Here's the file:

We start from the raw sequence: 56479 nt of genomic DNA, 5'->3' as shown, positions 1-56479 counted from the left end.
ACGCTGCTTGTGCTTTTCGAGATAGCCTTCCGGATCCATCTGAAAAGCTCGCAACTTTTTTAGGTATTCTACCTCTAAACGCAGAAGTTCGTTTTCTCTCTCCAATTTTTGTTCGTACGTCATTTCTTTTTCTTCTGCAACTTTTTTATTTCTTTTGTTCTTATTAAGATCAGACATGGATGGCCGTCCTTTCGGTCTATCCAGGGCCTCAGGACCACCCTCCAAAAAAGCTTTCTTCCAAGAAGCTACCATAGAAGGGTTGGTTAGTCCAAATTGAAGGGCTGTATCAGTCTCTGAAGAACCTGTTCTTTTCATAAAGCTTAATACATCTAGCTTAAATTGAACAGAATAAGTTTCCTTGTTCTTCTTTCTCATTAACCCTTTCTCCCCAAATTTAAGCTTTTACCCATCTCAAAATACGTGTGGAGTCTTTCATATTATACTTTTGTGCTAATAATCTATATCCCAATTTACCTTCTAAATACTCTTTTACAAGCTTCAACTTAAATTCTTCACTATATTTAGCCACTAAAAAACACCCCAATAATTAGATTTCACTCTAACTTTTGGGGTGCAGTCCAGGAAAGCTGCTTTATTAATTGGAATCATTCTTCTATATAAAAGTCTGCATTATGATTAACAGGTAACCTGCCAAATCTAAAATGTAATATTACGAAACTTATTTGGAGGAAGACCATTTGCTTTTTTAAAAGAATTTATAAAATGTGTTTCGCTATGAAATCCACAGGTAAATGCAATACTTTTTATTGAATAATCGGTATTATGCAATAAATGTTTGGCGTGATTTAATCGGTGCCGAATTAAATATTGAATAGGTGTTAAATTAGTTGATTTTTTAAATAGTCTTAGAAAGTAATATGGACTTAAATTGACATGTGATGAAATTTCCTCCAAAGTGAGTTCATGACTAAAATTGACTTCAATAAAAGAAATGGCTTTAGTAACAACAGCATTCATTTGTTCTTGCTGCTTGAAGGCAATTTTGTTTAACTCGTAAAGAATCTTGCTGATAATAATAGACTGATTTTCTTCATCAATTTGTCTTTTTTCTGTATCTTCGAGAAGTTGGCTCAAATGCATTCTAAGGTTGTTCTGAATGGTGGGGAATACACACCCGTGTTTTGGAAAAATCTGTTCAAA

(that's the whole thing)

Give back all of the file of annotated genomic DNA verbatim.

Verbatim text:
We start from the raw sequence: 56479 nt of genomic DNA, 5'->3' as shown, positions 1-56479 counted from the left end.
ACGCTGCTTGTGCTTTTCGAGATAGCCTTCCGGATCCATCTGAAAAGCTCGCAACTTTTTTAGGTATTCTACCTCTAAACGCAGAAGTTCGTTTTCTCTCTCCAATTTTTGTTCGTACGTCATTTCTTTTTCTTCTGCAACTTTTTTATTTCTTTTGTTCTTATTAAGATCAGACATGGATGGCCGTCCTTTCGGTCTATCCAGGGCCTCAGGACCACCCTCCAAAAAAGCTTTCTTCCAAGAAGCTACCATAGAAGGGTTGGTTAGTCCAAATTGAAGGGCTGTATCAGTCTCTGAAGAACCTGTTCTTTTCATAAAGCTTAATACATCTAGCTTAAATTGAACAGAATAAGTTTCCTTGTTCTTCTTTCTCATTAACCCTTTCTCCCCAAATTTAAGCTTTTACCCATCTCAAAATACGTGTGGAGTCTTTCATATTATACTTTTGTGCTAATAATCTATATCCCAATTTACCTTCTAAATACTCTTTTACAAGCTTCAACTTAAATTCTTCACTATATTTAGCCACTAAAAAACACCCCAATAATTAGATTTCACTCTAACTTTTGGGGTGCAGTCCAGGAAAGCTGCTTTATTAATTGGAATCATTCTTCTATATAAAAGTCTGCATTATGATTAACAGGTAACCTGCCAAATCTAAAATGTAATATTACGAAACTTATTTGGAGGAAGACCATTTGCTTTTTTAAAAGAATTTATAAAATGTGTTTCGCTATGAAATCCACAGGTAAATGCAATACTTTTTATTGAATAATCGGTATTATGCAATAAATGTTTGGCGTGATTTAATCGGTGCCGAATTAAATATTGAATAGGTGTTAAATTAGTTGATTTTTTAAATAGTCTTAGAAAGTAATATGGACTTAAATTGACATGTGATGAAATTTCCTCCAAAGTGAGTTCATGACTAAAATTGACTTCAATAAAAGAAATGGCTTTAGTAACAACAGCATTCATTTGTTCTTGCTGCTTGAAGGCAATTTTGTTTAACTCGTAAAGAATCTTGCTGATAATAATAGACTGATTTTCTTCATCAATTTGTCTTTTTTCTGTATCTTCGAGAAGTTGGCTCAAATGCATTCTAAGGTTGTTCTGAATGGTGGGGAATACACACCCGTGTTTTGGAAAAATCTGTTCAAA